Anything can happen at Berlinale
Anything can happen at a film festival. In a magical realist effort, two kindred spirits can meet in a slaughterhouse and connect through their dreams, for example. And, in the kind of turn of events that you’d expect to see in a movie, an underdog can eclipse bigger favourites to emerge a surprise winner. As the 2017 Berlinale came to a close, Ildikó Enyedi’s Golden Bear recipient On Body and Soul proved that both were possible.
Indeed, if there’s one thing that Berlin delivers each February, it’s surprises; however, when visiting the German city involves trying to wade through more than 400 movies, embracing the unknown and the sense of discovery that comes with it can provide calm amidst the hustle and bustle. No session at the ten-day event was the same. No instance of sitting in a darkened room alongside some of the festival’s 334,471 ticket holders was either. Frostier weather than usual — not that a few degrees of extra warmth would’ve made a difference to an Australian arriving from the thick of the southern hemisphere’s summer — was just the beginning of the unexpected developments that Berlinale served up.
Indeed, even the easily anticipated hits and moments refused to play out as planned. Aki Kaurismäki’s The Other Side of Hope was one of the most keenly awaited titles in the competition lineup — and in the lineup in general — and yet still unleashed a masterclass in deadpan humour, warmth and empathy that didn’t simply conform to a predictable narrative. Excitement accompanied the first Chinese animated effort to contend for the festival’s main prize, Have A Nice Day, but there’s a difference between looking forward to seeing something different and enjoying its violent philosophy and wryly amusing take on modern China firsthand. Anyone with even a passing interest in film knew that Logan would focus on a well-known blade-wielding hero, though just how deeply its musings on finding solace in an uncaring world would cut couldn’t be foreseen. And while the sumptuous Call Me By Your Name arrived in Potsdamer Platz amid Sundance fanfare as glowing as its sun-drenched frames, there’s nothing like personally falling for its full swooning, swelling impact.
Then comes the other gems hiding in plain sight, for every film festival program overflows with cinematic treasures for those willing to look. Ciao Ciao made a societal statement through its depiction of youthful malaise, while Dayveon exposed the cycle of violence surrounding a teen in a gang neighbourhood, and Summer 1993 charted a six-year-old’s entry into a new family to explore a younger age still. In Newton, the attempts to uphold the democratic process proved ripe for warm shots and dark comedy, with both remaining memorable after viewing. Polish mystery-fable Spoor offered a comparable type of humour, coupled with a moody, brooding tone and visuals to lingering effect, just like its haunting animals.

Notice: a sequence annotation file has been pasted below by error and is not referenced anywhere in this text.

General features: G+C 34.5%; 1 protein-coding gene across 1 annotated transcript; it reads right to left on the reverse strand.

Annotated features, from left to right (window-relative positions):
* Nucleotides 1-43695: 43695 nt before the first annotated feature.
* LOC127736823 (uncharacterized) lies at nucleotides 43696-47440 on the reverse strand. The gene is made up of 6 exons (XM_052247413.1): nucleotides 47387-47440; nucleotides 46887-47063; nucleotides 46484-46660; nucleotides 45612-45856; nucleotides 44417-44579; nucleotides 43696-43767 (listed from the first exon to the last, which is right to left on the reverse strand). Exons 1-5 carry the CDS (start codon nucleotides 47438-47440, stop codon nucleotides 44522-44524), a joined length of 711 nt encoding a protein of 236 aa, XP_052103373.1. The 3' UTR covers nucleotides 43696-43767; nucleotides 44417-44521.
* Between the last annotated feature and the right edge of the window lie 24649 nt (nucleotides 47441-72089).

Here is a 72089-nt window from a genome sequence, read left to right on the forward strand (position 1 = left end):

Boosted by the star power of Charlie Hunnam and Robert Pattinson, The Lost City of Z adopted a classic approach to a true adventure with rousing and thoughtful results, in no small part in thanks to the assured hands of director James Gray. At the other end of the scale, first-time British effort God’s Own Country traversed landscape as striking and emotions even more stirring in its farm-set romance, heightening the sense of intimacy. In chronicling the ups and downs of a difficult love story played out over several years, Romanian new wave entry Ana, mon amour also favoured the latter to an involving end.
As always at a film festival, the list goes on. Perhaps the least surprising aspect of attending Berlinale isn’t the efficiency with which everything is run, even when 1600 people are filing into the Berlinale Palast at 9am; nor the sigh-inducing inevitability of every session bearing intrusions from mobile phone screens; nor spotting crowds clamouring for a glimpse of the festival’s visiting high-profile talent, day in, day out; nor even eventually adjusting to the cold climes and many layers of clothing that comes with it. Instead, it’s reigniting a seemingly unquenchable thirst to keep watching more and more, despite the cravings for sunlight, vegetables, sitting somewhere other than one of the festival’s very comfortable theatre chairs and taking heed of the ever-present John Wick: Chapter 2 posters plastered all over the city that start to form. Every cinephile shares that sensation, and while it can ebb and flow, there’s no better place to nurture a love of the medium than at the world’s biggest public film festival.